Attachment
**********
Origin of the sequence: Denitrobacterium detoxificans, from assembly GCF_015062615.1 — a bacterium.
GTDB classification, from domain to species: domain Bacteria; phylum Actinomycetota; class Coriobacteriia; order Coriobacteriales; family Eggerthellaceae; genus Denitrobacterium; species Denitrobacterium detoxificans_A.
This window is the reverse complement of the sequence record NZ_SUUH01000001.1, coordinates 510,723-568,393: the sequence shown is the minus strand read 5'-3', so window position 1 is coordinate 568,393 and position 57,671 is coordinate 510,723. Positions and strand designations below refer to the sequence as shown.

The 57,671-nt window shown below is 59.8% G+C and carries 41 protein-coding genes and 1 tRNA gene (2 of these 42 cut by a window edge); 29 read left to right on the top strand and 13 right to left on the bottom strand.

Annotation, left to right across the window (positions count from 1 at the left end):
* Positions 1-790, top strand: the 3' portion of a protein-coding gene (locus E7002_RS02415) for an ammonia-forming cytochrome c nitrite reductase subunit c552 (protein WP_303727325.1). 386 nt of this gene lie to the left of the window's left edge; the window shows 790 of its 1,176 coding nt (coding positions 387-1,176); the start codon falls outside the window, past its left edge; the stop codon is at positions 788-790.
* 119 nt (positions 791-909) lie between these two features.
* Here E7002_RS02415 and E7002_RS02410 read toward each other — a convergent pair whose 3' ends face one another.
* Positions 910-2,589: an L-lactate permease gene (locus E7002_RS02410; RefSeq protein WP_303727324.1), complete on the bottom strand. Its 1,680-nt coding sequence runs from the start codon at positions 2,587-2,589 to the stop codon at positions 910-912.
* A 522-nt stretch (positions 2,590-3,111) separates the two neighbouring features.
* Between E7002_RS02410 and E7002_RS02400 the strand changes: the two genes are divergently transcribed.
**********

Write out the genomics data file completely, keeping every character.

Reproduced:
Origin of the sequence: Denitrobacterium detoxificans, from assembly GCF_015062615.1 — a bacterium.
GTDB classification, from domain to species: domain Bacteria; phylum Actinomycetota; class Coriobacteriia; order Coriobacteriales; family Eggerthellaceae; genus Denitrobacterium; species Denitrobacterium detoxificans_A.
This window is the reverse complement of the sequence record NZ_SUUH01000001.1, coordinates 510,723-568,393: the sequence shown is the minus strand read 5'-3', so window position 1 is coordinate 568,393 and position 57,671 is coordinate 510,723. Positions and strand designations below refer to the sequence as shown.

The 57,671-nt window shown below is 59.8% G+C and carries 41 protein-coding genes and 1 tRNA gene (2 of these 42 cut by a window edge); 29 read left to right on the top strand and 13 right to left on the bottom strand.

Annotation, left to right across the window (positions count from 1 at the left end):
* Positions 1-790, top strand: the 3' portion of a protein-coding gene (locus E7002_RS02415) for an ammonia-forming cytochrome c nitrite reductase subunit c552 (protein WP_303727325.1). 386 nt of this gene lie to the left of the window's left edge; the window shows 790 of its 1,176 coding nt (coding positions 387-1,176); the start codon falls outside the window, past its left edge; the stop codon is at positions 788-790.
* 119 nt (positions 791-909) lie between these two features.
* Here E7002_RS02415 and E7002_RS02410 read toward each other — a convergent pair whose 3' ends face one another.
* Positions 910-2,589: an L-lactate permease gene (locus E7002_RS02410; RefSeq protein WP_303727324.1), complete on the bottom strand. Its 1,680-nt coding sequence runs from the start codon at positions 2,587-2,589 to the stop codon at positions 910-912.
* A 522-nt stretch (positions 2,590-3,111) separates the two neighbouring features.
* Between E7002_RS02410 and E7002_RS02400 the strand changes: the two genes are divergently transcribed.